Two lorries enabled him to break into the local timber transport business, in which he was joined by his brothers, Len and Joseph. By 1937 their growing haulage operation, with several staff, had moved from Gunnerside to Northallerton.

The war years saw expansion because vital materials had to be moved, but peace was accompanied by nationalisation of the road haulage industry. Its stultifying effects were felt for a few years by Sunters, who had taken advantage of another opportunity by buying a fleet of coaches with which they ran seaside trips and ferried Catterick troops to home leaves.

Only after the haulage industry was freed from nationalisation were Sunters, helped by compensation from the then Conservative government, able to start the expansion which placed them in the major league.

Over the next 30 years, the rigs which turned in and out of the depot below Northallerton railway station represented a veritable drum roll of international names specialising in pulling power: Diamond T, Atkinson, Volvo, Scania, Foden, AEC, Mercedes and Scammell.

Then there was the formidable Rotinoff, which was not a breed of dog but a specially ballasted heavy tractor unit designed by a Russian-born engineer of that name. This was used by Sunters in 1958 for the milestone contract which put them among the top three heavy hauliers in the country alongside Pickfords and Wynns.

Twelve massive heat exchangers built by Head Wrightson were taken by seagoing tugs to the Blackwater estuary in Essex, from where Sunters delivered them to Bradwell power station. The logistics of the operation were daunting, for if anything had gone wrong Sunters would have been sued for millions.

The next three decades, however, saw drastic changes which led to the end for Sunters. Tom, the driving force, died in 1963 and the following year saw a merger with Bulwark United Transport.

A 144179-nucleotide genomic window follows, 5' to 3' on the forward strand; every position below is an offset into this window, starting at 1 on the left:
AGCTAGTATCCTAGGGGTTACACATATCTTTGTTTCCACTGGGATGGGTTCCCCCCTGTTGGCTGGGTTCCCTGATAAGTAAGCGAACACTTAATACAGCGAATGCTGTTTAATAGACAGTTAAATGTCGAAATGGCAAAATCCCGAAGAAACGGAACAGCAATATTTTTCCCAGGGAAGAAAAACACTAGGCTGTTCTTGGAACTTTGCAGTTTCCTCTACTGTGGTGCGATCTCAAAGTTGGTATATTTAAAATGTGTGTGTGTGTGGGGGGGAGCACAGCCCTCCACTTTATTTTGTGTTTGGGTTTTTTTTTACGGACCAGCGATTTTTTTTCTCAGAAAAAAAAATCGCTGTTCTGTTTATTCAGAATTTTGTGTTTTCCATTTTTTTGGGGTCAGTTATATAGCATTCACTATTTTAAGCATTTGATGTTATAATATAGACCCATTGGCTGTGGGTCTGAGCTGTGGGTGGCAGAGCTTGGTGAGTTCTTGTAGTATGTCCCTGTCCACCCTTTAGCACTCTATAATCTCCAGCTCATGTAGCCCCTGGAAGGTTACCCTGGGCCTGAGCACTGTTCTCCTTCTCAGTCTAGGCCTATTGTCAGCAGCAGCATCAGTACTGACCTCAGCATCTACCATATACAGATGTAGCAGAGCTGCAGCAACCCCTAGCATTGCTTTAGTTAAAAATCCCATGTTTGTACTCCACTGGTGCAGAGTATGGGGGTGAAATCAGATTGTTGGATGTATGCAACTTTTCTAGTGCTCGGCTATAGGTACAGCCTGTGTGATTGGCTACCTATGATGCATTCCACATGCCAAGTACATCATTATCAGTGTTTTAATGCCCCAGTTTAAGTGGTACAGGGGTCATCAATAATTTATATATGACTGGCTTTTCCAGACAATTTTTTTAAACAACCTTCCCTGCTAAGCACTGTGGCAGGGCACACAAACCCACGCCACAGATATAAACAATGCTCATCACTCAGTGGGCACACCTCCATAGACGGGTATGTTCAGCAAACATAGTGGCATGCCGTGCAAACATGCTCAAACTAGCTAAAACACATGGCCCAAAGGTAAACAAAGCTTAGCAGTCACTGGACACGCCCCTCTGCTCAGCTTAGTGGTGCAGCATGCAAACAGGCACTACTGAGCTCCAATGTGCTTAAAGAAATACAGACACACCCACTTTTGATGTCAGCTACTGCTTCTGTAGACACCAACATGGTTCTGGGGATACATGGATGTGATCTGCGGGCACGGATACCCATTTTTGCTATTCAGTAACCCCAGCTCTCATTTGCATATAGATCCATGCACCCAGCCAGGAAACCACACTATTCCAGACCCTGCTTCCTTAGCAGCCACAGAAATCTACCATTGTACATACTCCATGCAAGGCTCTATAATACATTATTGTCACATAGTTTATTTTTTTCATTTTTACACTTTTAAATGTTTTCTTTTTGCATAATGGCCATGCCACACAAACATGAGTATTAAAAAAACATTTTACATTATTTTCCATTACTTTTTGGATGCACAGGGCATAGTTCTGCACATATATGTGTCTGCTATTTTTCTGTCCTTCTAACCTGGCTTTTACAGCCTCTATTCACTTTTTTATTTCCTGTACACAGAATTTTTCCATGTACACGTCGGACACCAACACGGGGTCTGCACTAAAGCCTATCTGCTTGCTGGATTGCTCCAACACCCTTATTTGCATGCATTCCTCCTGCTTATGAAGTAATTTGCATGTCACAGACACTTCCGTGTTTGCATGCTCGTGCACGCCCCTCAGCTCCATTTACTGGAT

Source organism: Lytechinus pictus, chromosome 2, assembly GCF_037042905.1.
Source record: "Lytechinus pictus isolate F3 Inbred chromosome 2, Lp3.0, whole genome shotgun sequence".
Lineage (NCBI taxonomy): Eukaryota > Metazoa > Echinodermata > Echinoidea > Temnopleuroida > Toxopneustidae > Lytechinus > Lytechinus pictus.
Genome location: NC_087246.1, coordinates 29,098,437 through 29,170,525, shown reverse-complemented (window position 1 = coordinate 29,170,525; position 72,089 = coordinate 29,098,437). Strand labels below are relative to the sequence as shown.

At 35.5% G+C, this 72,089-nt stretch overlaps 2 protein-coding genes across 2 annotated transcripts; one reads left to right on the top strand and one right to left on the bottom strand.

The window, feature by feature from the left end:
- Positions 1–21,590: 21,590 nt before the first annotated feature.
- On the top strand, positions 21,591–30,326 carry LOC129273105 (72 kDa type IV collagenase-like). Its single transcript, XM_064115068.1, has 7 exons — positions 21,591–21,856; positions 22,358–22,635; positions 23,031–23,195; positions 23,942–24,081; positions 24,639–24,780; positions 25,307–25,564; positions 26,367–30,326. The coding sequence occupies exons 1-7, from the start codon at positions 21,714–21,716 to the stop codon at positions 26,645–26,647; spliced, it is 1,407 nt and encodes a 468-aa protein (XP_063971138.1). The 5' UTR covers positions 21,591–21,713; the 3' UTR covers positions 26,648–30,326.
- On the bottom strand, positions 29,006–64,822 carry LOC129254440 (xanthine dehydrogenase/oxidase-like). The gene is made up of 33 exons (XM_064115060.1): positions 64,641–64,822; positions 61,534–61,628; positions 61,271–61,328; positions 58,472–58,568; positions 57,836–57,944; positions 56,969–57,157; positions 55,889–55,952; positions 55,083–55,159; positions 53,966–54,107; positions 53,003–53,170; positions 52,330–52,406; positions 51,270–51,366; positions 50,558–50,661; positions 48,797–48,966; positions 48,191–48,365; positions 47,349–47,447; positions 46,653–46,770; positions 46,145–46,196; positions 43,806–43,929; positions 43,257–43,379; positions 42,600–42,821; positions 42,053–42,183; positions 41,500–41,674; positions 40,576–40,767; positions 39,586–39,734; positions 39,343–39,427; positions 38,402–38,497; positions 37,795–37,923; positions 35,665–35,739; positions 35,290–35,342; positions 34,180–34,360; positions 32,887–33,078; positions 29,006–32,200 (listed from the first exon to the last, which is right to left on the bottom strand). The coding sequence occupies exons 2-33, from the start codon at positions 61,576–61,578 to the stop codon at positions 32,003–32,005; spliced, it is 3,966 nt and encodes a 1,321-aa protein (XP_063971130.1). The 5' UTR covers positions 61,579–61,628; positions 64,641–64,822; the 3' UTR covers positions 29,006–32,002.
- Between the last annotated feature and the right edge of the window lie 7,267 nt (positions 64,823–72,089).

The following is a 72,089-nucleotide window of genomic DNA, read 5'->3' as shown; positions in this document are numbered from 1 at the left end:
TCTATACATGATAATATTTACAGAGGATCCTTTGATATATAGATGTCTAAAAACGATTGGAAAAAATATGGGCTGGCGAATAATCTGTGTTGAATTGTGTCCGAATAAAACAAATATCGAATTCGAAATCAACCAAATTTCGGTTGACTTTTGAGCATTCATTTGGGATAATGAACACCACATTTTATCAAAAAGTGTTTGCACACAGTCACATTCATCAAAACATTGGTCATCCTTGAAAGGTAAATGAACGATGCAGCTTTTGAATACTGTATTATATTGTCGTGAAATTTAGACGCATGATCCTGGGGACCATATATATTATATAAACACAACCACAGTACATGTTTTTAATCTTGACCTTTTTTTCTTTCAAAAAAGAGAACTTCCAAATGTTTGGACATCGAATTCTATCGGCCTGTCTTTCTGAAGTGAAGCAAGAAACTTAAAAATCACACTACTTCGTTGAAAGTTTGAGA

The boom in North Sea oil led to a dramatic increase in the size of loads, but market forces meant that by the 80s, Boroughbridge Road was too remote from the business the firm needed to survive and the writing was on the wall. The name and the traditional livery of red and grey disappeared in a merger with Econofreight in 1986.

The depot was closed and sold off as part of the deal. According to Mr Eaton, it left a bad taste in the mouths of staff who had known better days and felt that, from a human angle, the transfer could have been handled with more subtlety and thought.

Human interest runs deep throughout the story. The Sunter brothers could be hard taskmasters and trade unionism was anathema to Tom, but the company had some loyal staff on the payroll for years.

There are colourful stories of life on the road, including brushes with the police and logistical problems that needed sorting at remote locations in the days before mobile telephones, but Mr Eaton does not overlook office workers who played important unseen roles in planning routes and preparing wage packets.

Dispensing anecdotes and dry facts in almost equal measure, he stresses that his is not intended as a definitive history. "I decided that the story was to be told in a light and social style without too much emphasis on the internal machinations of big business, boardroom meetings or high technical specifications of vehicles and equipment."

l: Sunters: High, Wide and Mighty (ReCall Publications, £14.95), available from local shops or (postage and packing extra) Tony Eaton, 50 Turker Lane, Northallerton (01609 774439)